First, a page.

Acta Oceanologica Sinica

, Volume 36, Issue 5, pp 67–72 | Cite as

Role of surface warming in the northward shift of tropical cyclone tracks over the South China Sea in November

  • Jia Sun
  • Guihua Wang
  • Juncheng Zuo
  • Zheng Ling
  • Dahai Liu


Tropical cyclones (TCs) formed in the Northwest Pacific Ocean (NWP) can cross the South China Sea (SCS) sometimes. It is found that the TC tracks in the SCS in November are shifted to the north after 1980 compared with those before 1980. Both data analyses and numerical simulations show that the surface warming in the SCS may contribute to this more northward shift. The warming produces a cyclonic atmosphere circulation anomaly in the northwestern SCS and an associated southerly in the central SCS steering the TCs to the north.

Key words

tropical cyclone track South China Sea sea surface temperature 


Unable to display preview. Download preview PDF.

Unable to display preview. Download preview PDF.


  1. Chan J C L. 1995. Prediction of annual tropical cyclone activity over the western North Pacific and the South China Sea. International Journal of Climatology, 15(9): 1011–1019CrossRefGoogle Scholar
  2. Chan J C L. 2000. Tropical cyclone activity over the western North Pacific associated with El Niño and La Niña events. Journal of Climate, 13(16): 2960–2972CrossRefGoogle Scholar
  3. Chan J C L. 2005. The physics of tropical cyclone motion. Annual Review of Fluid Mechanics, 37(1): 99–128CrossRefGoogle Scholar
  4. Chan J C L, Gray W M. 1982. Tropical cyclone movement and surrounding flow relationships. Monthly Weather Review, 110(10): 1354–1374CrossRefGoogle Scholar
  5. Chen Lianshou, Ding Yihui. 1979. An Introduction to the West Pacific Ocean Typhoons (in Chinese). Beijing: Science PressGoogle Scholar
  6. Chia H H, Ropelewski C F. 2002. The interannual variability in the genesis location of tropical cyclones in the northwest pacific. Journal of Climate, 15(20): 2934–2944CrossRefGoogle Scholar
  7. Choi Y, Yun K S, Ha K J, et al. 2013. Effects of asymmetric SST distribution on straight-moving typhoon ewiniar (2006) and recurving typhoon maemi (2003). Monthly Weather Review, 141(11): 3950–3967CrossRefGoogle Scholar
  8. Gill A E. 1980. Some simple solutions for heat-induced tropical circulation. Quarterly Journal of the Royal Meteorological Society, 106(449): 447–462CrossRefGoogle Scholar
  9. Hansen J, Ruedy R, Sato M, et al. 2010. Global surface temperature change. Reviews of Geophysics, 48(4): RG4004CrossRefGoogle Scholar
  10. Holland G J. 1983. Tropical cyclone motion: environmental interaction plus a beta effect. Journal of the Atmospheric Sciences, 40(2): 328–342CrossRefGoogle Scholar
  11. Huang Fei, Wang Hong, Dai Ping. 2007. Spatial-temporal characters of the monsoon-ocean coupled mode over the South China Sea and its relation with summer precipitation of China. Periodical of Ocean University of China (in Chinese), 37(3): 351–356Google Scholar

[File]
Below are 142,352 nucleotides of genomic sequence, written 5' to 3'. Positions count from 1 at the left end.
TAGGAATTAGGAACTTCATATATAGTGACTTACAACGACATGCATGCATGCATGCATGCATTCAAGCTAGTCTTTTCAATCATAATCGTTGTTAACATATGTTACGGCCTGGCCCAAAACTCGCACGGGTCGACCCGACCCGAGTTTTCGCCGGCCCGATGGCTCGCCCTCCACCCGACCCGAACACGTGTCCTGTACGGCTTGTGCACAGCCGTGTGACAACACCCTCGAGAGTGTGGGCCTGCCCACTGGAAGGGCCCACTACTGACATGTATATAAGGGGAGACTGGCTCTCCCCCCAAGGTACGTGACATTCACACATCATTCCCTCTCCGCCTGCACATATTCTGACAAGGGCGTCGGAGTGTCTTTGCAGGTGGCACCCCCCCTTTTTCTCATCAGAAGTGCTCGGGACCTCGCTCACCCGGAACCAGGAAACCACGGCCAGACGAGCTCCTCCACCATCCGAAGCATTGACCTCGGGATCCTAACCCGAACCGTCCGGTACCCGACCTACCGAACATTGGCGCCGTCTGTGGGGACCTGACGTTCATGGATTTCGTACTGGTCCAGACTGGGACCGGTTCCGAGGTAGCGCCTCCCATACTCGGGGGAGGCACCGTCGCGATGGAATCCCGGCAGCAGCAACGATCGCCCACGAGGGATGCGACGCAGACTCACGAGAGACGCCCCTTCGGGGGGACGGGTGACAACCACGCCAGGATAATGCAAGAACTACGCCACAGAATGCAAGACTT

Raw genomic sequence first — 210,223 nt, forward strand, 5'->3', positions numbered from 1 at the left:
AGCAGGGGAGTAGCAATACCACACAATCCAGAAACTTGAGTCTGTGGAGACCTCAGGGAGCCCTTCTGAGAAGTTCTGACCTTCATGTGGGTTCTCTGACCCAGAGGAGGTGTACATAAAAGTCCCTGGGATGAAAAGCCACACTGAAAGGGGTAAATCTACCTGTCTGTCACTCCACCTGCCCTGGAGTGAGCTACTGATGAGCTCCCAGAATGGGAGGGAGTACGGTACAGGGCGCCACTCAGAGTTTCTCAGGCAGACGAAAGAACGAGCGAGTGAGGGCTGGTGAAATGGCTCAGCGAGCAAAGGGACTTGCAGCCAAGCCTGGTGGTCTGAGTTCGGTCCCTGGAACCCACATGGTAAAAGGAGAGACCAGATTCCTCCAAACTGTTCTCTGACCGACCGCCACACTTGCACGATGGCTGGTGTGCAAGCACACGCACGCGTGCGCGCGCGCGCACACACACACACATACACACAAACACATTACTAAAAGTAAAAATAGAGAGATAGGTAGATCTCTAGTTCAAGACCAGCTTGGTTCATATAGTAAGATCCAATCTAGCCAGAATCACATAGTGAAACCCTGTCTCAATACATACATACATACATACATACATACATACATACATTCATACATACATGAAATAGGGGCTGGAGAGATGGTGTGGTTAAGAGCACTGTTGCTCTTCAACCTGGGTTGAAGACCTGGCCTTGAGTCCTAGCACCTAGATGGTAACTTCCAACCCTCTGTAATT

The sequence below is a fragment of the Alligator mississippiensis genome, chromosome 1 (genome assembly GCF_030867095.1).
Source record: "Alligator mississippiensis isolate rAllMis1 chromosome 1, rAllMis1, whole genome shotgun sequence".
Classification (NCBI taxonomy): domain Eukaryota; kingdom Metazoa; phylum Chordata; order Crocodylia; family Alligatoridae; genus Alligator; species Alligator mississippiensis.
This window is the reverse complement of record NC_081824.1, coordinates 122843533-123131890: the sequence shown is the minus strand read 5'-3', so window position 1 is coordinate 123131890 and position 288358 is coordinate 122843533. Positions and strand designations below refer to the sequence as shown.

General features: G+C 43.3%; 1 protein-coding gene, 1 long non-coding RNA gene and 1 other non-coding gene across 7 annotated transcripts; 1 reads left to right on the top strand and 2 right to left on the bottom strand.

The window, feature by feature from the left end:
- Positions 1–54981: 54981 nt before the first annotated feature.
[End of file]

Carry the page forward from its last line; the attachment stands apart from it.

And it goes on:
12. IPCC. 2007. Summary for policy makers. In: Solomon S, Qin D, Manning M, et al., eds. Climate Change 2007: The Physical Science Basis. Contribution of Working Group I to the Fourth Assessment Report of the Intergovernmental Panel on Climate Change. Cambridge: Cambridge University Press, 3–22Google Scholar
  13. Liang Jianyin, Yang Song, Li Cunhui, et al. 2007. Long-term changes in the South China Sea summer monsoon revealed by station observations of the Xisha Islands. Journal of Geophysical Research: Atmospheres, 112(D10): D10104CrossRefGoogle Scholar
  14. Tu J Y, Chou C, Chu P S. 2009. The abrupt shift of typhoon activity in the vicinity of Taiwan and its association with western North Pacific-East Asian climate change. Journal of Climate, 22(13): 3617–3628CrossRefGoogle Scholar
  15. Wang Bin, Elsberry R, Wang Yuqing, et al. 1998. Dynamics in tropical cyclone motion: a review. Chinese Journal of Atmospheric Sciences (in Chinese), 22(4): 535–547Google Scholar
  16. Wang Yuqing, Holland G J. 1996a. The beta drift of baroclinic vortices: Part I. Adiabatic vortices. Journal of the Atmospheric Sciences, 53(3): 411–427CrossRefGoogle Scholar
  17. Wang Yuqing, Holland G J. 1996b. The beta drift of baroclinic vortices: Part II. Diabatic vortices. Journal of the Atmospheric Sciences, 53(24): 3737–3756CrossRefGoogle Scholar
  18. Wang Bin, Huang Fei, Wu Zhiwei, et al. 2009. Multi-scale climate variability of the South China Sea monsoon: a review. Dynamics of Atmospheres and Oceans, 47(1–3): 15–37CrossRefGoogle Scholar
  19. Wang Ruifang, Wu Liguang, Wang Chao. 2011. Typhoon track changes associated with global warming. Journal of Climate, 24(14): 3748–3752CrossRefGoogle Scholar
  20. Wu Liguang, Wang Bin, Geng Shuqin. 2005. Growing typhoon influence on East Asia. Geophysical Research Letters, 32(18): L18703CrossRefGoogle Scholar
  21. Yun K S, Chan J C L, Ha K J. 2012. Effects of SST magnitude and gradient on typhoon tracks around East Asia: acase study for typhoon Maemi (2003). Atmospheric Research, 109–110: 36–51CrossRefGoogle Scholar

Copyright information

© The Chinese Society of Oceanography and Springer-Verlag Berlin Heidelberg 2017

Authors and Affiliations

  • Jia Sun
    • 1
    • 2
  • Guihua Wang
    • 3
  • Juncheng Zuo
    • 4
  • Zheng Ling
    • 5
  • Dahai Liu
    • 1
    • 2
  1. 1.The First Institute of OceanographyState Oceanic AdministrationQingdaoChina
  2. 2.Laboratory for Regional Oceanography and Numerical ModelingQingdao National Laboratory for Marine Science and TechnologyQingdaoChina
  3. 3.Institute of Atmospheric Sciences, Department of Environmental Science and EngineeringFudan UniversityShanghaiChina
  4. 4.Key Laboratory of Coastal Disaster and Defense of Ministry of EducationHohai UniversityNanjingChina
  5. 5.Guangdong Key Laboratory of Coastal Ocean Variability and Disater PredictionGuangdong Ocean UniversityZhanjiangChina

Personalised recommendations